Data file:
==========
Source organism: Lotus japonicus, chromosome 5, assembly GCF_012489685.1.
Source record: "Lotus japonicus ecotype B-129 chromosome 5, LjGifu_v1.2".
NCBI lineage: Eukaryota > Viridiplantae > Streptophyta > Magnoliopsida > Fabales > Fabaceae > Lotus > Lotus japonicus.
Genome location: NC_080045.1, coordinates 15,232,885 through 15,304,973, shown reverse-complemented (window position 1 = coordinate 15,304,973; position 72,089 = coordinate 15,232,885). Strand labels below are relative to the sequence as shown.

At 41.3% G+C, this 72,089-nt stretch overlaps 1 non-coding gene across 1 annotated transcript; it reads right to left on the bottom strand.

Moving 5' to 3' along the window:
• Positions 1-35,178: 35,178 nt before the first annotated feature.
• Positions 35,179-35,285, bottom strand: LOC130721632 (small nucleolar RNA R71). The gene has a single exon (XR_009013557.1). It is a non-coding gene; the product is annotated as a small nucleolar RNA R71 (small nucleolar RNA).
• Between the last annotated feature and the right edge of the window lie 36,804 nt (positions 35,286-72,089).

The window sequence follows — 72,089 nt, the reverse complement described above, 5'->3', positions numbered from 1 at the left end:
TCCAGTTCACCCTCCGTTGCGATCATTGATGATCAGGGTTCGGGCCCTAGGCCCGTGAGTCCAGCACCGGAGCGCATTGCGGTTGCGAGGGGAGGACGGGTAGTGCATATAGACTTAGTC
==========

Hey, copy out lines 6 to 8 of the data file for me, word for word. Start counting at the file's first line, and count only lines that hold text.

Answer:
Moving 5' to 3' along the window:
• Positions 1-35,178: 35,178 nt before the first annotated feature.
• Positions 35,179-35,285, bottom strand: LOC130721632 (small nucleolar RNA R71). The gene has a single exon (XR_009013557.1). It is a non-coding gene; the product is annotated as a small nucleolar RNA R71 (small nucleolar RNA).